This child, Emmanuel, was born before these kings were no longer a threat to Israel. As you know, they did not live 600 years and only turn back at the birth of Jesus. Obviously not. No, they were turned back during the life of Emmanuel, a male child born in the time of Isaiah and Ahaz. And before he reached maturity, the kings were turned back.
Sometimes Christians are misled by the name ‘Emmanuel’. They are confused as to the nature of the name. They believe that it indicates that the child would be divine. “God with us” they think to mean that God came down to be with people. The name means nothing of the sort. The name is an indication that “God is with us” in the sense that He had not abandoned the Jewish people. He is on their side, not physically dwelling with them. This latter explanation is the one that fits within the context of the chapter; the former does not. Moreover, it is not unusual for Jewish names to have a divine name as part of them, as Isaiah’s name does. This does not mean that Isaiah was God. Furthermore, Isaiah is not the only prophet to name children as messages to the Jewish people. I am sure you will remember that Hosea, his contemporary in the north, did likewise.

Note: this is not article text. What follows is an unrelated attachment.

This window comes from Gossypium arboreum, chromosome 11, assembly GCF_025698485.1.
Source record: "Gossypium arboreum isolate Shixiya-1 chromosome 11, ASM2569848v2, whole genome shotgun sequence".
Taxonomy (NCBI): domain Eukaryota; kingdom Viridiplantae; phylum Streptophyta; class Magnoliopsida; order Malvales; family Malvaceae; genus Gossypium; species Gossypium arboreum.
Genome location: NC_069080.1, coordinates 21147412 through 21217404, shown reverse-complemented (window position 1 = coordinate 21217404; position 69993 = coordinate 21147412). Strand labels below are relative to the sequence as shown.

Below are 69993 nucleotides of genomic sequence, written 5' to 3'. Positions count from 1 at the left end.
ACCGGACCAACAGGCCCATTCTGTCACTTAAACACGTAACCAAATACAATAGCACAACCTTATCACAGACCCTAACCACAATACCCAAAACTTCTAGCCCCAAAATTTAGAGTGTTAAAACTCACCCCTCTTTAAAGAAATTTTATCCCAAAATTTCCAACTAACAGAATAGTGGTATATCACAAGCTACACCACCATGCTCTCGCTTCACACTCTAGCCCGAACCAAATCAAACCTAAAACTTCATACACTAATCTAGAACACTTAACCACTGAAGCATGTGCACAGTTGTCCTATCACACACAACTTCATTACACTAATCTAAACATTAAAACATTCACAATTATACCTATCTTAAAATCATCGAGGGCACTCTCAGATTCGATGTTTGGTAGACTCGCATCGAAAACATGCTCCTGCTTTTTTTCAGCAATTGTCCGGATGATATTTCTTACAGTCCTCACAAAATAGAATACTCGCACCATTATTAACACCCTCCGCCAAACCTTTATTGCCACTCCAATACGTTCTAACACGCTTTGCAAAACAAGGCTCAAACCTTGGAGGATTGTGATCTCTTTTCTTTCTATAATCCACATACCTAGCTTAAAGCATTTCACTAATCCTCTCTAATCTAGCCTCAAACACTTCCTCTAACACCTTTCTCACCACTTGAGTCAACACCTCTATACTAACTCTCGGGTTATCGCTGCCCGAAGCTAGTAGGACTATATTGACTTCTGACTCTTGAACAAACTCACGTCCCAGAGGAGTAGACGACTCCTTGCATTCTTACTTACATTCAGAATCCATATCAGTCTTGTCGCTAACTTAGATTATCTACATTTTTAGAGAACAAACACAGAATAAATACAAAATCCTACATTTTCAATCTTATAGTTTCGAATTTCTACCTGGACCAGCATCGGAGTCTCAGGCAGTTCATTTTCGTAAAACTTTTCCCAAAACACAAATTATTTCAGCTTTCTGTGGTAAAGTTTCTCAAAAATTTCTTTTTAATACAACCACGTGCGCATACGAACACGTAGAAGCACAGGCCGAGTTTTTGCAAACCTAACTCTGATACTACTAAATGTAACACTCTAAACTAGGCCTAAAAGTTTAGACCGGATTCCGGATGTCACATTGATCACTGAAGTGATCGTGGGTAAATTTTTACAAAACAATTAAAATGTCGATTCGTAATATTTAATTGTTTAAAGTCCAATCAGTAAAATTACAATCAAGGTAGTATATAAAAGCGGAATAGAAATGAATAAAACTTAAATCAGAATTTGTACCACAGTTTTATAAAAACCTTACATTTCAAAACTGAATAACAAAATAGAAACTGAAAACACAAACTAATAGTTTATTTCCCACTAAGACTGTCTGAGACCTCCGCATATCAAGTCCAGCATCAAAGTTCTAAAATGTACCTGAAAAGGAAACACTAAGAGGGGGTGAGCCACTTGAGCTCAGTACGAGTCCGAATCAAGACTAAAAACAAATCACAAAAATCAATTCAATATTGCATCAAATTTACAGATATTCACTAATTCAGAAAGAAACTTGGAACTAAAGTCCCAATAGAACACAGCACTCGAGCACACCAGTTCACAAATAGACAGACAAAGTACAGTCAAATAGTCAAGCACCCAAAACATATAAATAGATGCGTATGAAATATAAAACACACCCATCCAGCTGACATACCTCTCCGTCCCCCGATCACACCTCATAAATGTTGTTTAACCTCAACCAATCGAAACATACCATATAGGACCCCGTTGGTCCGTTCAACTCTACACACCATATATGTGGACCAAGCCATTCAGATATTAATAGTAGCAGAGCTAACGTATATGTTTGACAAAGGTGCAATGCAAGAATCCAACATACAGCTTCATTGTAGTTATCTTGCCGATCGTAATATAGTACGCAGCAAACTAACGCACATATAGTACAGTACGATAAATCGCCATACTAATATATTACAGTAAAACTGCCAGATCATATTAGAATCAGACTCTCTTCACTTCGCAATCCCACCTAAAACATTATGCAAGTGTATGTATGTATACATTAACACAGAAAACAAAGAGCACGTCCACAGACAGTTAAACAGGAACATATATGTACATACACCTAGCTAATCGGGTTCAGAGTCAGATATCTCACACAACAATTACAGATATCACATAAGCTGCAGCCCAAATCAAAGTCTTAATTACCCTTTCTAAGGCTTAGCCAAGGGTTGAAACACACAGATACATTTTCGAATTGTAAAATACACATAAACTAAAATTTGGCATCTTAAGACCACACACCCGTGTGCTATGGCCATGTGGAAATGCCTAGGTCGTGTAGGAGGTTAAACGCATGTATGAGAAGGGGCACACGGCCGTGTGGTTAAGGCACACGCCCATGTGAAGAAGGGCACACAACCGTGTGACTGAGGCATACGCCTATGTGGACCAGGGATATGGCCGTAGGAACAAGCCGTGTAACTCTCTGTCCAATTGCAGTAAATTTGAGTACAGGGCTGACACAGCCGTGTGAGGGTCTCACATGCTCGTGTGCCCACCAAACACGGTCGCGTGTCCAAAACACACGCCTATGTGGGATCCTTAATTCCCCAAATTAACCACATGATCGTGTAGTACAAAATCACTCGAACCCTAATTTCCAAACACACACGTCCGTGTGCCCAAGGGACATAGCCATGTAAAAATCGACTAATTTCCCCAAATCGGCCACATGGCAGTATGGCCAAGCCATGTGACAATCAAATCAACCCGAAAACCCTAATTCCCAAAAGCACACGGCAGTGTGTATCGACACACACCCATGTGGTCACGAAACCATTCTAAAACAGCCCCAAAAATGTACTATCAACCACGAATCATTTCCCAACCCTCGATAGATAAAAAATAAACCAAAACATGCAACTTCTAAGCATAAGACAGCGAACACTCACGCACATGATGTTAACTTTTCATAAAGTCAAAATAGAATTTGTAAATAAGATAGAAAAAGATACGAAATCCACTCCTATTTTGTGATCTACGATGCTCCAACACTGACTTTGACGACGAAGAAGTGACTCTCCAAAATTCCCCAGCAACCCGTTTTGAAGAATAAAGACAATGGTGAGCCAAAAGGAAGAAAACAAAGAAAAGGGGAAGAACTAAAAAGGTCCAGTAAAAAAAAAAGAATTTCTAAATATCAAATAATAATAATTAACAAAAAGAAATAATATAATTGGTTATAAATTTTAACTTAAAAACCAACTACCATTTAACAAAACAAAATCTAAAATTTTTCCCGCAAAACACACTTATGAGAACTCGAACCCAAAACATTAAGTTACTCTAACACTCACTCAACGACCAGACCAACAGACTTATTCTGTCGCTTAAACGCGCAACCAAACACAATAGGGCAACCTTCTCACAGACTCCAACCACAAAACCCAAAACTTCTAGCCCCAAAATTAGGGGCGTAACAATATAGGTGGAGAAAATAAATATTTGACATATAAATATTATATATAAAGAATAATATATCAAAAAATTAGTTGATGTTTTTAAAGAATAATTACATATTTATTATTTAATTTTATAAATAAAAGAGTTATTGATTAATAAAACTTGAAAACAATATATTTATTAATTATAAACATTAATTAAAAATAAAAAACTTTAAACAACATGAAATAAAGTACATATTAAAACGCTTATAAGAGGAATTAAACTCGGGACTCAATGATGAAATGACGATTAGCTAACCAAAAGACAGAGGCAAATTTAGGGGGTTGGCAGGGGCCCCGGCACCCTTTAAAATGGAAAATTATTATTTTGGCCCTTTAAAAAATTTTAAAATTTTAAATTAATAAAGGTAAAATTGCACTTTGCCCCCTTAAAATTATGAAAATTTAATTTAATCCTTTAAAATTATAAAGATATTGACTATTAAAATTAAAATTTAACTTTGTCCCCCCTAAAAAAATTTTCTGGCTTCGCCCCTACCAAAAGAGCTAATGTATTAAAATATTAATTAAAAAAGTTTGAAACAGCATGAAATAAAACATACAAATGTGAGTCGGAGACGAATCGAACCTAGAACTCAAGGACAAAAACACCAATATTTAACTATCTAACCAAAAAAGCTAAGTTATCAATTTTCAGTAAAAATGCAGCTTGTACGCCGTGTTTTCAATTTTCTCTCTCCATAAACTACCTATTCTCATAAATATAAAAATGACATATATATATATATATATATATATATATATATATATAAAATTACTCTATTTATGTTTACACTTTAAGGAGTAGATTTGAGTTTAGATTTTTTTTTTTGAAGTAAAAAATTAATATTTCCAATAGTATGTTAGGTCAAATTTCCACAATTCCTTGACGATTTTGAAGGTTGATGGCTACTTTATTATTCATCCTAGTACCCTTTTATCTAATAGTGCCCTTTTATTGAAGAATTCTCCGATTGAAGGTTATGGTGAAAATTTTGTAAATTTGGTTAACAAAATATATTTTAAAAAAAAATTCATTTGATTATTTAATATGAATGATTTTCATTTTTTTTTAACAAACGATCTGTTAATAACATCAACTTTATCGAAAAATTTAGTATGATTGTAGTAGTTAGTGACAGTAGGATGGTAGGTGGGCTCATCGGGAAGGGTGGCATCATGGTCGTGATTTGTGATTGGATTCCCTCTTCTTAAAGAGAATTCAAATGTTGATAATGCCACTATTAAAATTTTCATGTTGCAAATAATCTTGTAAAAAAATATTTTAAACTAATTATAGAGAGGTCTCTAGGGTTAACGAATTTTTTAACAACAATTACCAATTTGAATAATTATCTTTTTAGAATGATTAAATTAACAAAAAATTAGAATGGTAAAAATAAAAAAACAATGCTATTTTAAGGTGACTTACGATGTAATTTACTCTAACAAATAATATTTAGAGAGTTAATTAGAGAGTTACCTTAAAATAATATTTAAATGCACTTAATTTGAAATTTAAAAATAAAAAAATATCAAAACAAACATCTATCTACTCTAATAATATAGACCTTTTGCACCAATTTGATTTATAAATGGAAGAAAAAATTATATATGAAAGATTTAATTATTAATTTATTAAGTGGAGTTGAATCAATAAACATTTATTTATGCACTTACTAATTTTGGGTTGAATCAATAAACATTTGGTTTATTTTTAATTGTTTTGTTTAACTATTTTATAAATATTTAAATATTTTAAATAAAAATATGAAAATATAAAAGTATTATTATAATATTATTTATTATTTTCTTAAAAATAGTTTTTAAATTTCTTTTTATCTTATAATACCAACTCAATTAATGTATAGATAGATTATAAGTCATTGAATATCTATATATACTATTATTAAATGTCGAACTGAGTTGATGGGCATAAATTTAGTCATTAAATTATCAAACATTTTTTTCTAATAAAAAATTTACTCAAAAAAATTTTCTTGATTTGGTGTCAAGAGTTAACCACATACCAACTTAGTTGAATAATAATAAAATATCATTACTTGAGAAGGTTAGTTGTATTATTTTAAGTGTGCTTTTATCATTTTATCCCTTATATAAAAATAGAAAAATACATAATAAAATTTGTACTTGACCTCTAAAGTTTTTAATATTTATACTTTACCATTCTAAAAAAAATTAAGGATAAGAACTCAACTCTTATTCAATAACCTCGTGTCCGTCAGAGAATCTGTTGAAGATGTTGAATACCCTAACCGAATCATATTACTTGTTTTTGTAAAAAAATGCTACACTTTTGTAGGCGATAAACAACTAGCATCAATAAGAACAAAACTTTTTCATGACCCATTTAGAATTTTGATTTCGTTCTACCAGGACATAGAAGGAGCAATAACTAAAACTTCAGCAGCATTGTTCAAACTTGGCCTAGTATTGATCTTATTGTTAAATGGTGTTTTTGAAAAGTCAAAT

You should also know that Matthew changed the words of Isaiah. Matthew does not like the prophets, apparently, for he constantly misrepresents their words. Not only does Isaiah not write of a virgin birth, as I am sure you are aware, but he writes that the woman would name her child Emmanuel. Matthew changes this to “they shall call his name Emmanuel”. Matthew wants ‘Emmanuel’ to sound like an honorific, but it is not. Isaiah is telling us that the woman would name the child Emmanuel, which Mary did not do. Mary named her child, ‘Jesus’. This by itself is a failure of Jesus to fulfill the prophecy.
I hope after reviewing these facts, you realize your error. I am sure it was unintentional. The Church has long misrepresented the passage. The way it is written does not fit their theology. However, if we seek the truth, if we wish to know what God says, then we cannot afford to accept uncritically such misrepresentations. Instead we must turn from a Church that manipulates the Word of God to invent its own theology. We must turn from a Church that rewrites the word of God. We must turn from a Church that considers its own opinions superior to that of the Creator. It is no wonder that the Church disallowed for so long its parishioners the right to read Tanach for themselves. It allowed them to bury the truth. Reading Isaiah 7 shows that it has nothing to do with Messiah. ‘Emmanuel’ is not Jesus, but died long before Jesus. He was not born of a virgin. And his mother actually named his child, ‘Emmanuel’.